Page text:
A fake Fabergé egg, and a fellow Agent's death, lead James Bond to uncover an international jewel-smuggling operation, headed by the mysterious Octopussy, being used to disguise a nuclear attack on N.A.T.O. forces.
James Bond is back again and his new mission is to find out how a Royal Navy Polaris submarine holding sixteen nuclear warheads simply disappears whilst on patrol. Bond joins Major Anya Amasova and takes on a a web-handed mastermind, known as Karl Stromberg, as well as his henchman Jaws, who has a mouthful of metal teeth. Bond must track down the location of the missing submarine before the warheads are fired.Written by
Rick Sylvester's opening ski stunt was shot from the top of Asgard Peak on Baffin Island in Canada. The summit was only accessible by helicopter. A small crew, including Sylvester and Second Unit Director John Glen, travelled there in July 1976, a month before principal photography began. They stayed in the neighboring village of Pangnirtung for ten days, awaiting the right weather conditions. Numerous cameras were positioned around the site to capture the moment. All the camera operators felt that they lost sight of the skier as he went sailing off the cliff, all except one camera, which stayed with him throughout the stunt. The scene was all uncut. Sylvester's pay was thirty thousand dollars. Sylvester was supposedly given an additional bonus when he successfully completed the shot. See more »
At around 19 minutes, when the helicopter carrying Dr Beckmann and Prof. Markovitz away from Stromberg's Atlantis is blown up, the wreckage falls onto a solid surface in the middle of the sea. There is no splash. See more »
"THE END of THE SPY WHO LOVED ME JAMES BOND will return in FOR YOUR EYES ONLY" - though in fact the next film in the series was switched to Moonraker in light of the success of sci-fi movie Star Wars. Thus Moonraker went unannounced and For Your Eyes Only was promised twice. For the other incidence in the series of the next film being announced in error, see Octopussy. See more »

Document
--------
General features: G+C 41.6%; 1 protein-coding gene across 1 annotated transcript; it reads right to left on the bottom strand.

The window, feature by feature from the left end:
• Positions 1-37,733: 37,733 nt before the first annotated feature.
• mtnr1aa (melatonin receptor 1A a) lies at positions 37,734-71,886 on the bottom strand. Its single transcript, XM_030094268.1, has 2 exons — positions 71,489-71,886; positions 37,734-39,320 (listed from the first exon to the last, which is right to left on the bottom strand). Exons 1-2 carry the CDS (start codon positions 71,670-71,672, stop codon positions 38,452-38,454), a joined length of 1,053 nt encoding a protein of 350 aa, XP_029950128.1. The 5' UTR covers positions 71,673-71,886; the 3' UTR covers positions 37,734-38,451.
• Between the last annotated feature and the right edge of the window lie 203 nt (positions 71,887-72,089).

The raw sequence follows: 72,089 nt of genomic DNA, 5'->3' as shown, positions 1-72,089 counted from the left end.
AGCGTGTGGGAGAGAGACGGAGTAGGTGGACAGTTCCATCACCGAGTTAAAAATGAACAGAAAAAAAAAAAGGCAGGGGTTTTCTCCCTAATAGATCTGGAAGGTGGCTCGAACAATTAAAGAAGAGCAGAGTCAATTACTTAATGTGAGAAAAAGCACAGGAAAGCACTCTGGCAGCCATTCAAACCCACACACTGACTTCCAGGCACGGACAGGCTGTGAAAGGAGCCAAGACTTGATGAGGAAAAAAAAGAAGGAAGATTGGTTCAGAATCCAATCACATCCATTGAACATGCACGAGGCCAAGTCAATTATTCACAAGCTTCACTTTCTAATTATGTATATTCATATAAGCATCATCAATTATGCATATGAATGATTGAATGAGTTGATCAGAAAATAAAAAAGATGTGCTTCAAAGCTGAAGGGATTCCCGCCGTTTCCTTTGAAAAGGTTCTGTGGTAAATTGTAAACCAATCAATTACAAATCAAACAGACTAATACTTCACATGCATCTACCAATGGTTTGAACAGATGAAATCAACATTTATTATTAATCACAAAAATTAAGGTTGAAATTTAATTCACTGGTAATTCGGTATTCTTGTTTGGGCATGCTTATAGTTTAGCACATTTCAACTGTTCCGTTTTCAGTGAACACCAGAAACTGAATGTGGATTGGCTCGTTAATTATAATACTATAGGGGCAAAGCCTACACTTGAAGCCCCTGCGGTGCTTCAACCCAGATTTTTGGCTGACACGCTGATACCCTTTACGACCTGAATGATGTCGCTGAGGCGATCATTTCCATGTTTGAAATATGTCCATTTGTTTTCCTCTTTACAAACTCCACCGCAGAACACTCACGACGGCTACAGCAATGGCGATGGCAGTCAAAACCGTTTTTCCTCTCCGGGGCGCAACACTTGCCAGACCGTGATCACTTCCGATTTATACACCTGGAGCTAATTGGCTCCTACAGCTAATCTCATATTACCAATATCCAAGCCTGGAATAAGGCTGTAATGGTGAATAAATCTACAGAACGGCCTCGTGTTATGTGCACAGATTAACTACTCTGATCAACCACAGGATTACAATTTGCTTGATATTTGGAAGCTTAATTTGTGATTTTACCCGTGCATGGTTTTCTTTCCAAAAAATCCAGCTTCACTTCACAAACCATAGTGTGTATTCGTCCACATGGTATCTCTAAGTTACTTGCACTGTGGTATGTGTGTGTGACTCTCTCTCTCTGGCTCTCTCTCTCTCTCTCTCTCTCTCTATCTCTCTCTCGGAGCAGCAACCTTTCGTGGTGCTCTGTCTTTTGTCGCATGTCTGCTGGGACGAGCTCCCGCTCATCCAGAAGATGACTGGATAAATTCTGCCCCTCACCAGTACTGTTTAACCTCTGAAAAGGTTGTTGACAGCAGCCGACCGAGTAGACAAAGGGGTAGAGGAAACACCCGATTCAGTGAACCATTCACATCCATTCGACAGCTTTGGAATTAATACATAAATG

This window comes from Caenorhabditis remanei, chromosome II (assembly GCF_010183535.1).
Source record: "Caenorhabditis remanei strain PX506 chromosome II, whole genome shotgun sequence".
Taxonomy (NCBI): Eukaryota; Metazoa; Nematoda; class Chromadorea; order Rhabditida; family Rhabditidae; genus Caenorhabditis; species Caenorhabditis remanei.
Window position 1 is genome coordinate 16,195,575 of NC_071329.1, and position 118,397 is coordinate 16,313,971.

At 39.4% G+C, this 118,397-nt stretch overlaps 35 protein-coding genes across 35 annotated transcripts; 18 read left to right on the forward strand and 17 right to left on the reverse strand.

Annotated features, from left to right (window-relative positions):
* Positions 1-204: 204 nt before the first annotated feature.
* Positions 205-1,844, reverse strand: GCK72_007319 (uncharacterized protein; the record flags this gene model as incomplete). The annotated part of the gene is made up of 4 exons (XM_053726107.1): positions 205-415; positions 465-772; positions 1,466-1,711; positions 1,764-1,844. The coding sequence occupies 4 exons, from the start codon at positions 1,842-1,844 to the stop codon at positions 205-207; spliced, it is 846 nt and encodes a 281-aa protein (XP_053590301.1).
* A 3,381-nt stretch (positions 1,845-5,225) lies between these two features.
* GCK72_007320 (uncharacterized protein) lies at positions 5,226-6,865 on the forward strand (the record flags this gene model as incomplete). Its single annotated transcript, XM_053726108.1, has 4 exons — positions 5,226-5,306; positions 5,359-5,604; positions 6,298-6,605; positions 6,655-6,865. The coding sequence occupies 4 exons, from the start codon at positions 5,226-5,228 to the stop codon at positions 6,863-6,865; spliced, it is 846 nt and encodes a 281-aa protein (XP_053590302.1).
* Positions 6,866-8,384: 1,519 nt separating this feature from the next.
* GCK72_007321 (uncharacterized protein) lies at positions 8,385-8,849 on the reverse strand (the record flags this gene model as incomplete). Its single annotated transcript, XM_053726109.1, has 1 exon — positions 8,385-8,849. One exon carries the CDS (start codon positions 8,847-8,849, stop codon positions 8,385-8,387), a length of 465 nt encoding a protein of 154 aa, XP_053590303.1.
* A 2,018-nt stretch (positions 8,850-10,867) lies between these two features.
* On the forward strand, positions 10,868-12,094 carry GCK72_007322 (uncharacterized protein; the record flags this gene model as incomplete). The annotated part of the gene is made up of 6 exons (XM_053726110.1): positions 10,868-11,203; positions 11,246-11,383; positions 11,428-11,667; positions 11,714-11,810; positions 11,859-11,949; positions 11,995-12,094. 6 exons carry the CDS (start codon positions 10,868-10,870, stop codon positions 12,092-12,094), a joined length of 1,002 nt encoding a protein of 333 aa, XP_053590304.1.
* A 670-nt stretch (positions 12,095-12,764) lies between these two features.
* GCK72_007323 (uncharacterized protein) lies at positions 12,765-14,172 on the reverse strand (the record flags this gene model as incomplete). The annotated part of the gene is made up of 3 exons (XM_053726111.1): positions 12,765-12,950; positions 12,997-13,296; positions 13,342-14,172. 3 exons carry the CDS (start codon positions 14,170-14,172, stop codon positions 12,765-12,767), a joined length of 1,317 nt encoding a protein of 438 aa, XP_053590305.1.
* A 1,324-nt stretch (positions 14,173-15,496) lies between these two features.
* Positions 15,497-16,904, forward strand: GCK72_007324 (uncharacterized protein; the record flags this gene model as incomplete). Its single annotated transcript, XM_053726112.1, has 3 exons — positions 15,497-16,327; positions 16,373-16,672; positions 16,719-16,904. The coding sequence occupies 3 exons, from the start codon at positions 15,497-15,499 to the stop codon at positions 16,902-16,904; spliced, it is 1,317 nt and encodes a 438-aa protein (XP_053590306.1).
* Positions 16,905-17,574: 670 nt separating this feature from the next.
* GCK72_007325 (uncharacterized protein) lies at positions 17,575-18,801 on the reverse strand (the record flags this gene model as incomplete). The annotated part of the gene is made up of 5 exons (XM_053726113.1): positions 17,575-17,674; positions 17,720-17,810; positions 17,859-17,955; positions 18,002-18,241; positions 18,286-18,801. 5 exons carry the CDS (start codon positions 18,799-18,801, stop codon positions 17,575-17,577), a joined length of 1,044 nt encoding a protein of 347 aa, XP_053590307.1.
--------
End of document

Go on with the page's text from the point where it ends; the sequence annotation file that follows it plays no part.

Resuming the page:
Undeniably one of the finest James Bond films to star Roger Moore, the film has plenty of excess, top notch special effects (for 1977) anyway, the humor less overt and left over for puns and one liners, and one of the first strong and independent Bond women, paving the way for future love interests like Jinx and Wai Lin. The Spy Who Loved Me scarcely puts a foot wrong. Sure the plot is far fetched to the extreme (an underwater building and a villain looking to repopulate the earth in his underwater city), but it has plenty of charm and is frequently enjoyable. Moore looks very confident in his performance as Bond, the one liners oozing effort and confidence, showing he has hit his stride in this, his third appearance as the character. His chemistry with Barbara Bach is in full swing, despite her odd Russian accent, and the two of them make for a great on screen couple.
This is a return to the values of many of the Bond films that were missing the last time around. The extravagant sets are back, the villain has plenty of henchman for Bond and the cavalry to fight and the gadgets are in full swing. Everything from a parachute with the Union Jack on it to the Lotus with just about every conceivable gadget at Bond's disposal. The emphasis on sight gags and overt comedy is gone and replaced with moments of genuine suspense, just check out Bond having to steal the detonator of a nuclear weapon, not to mention the superb theme tune Nobody Does it Better by Carly Simon.
It's an apt song for a series that found its footing and gave its lead actor his first classic Bond film.
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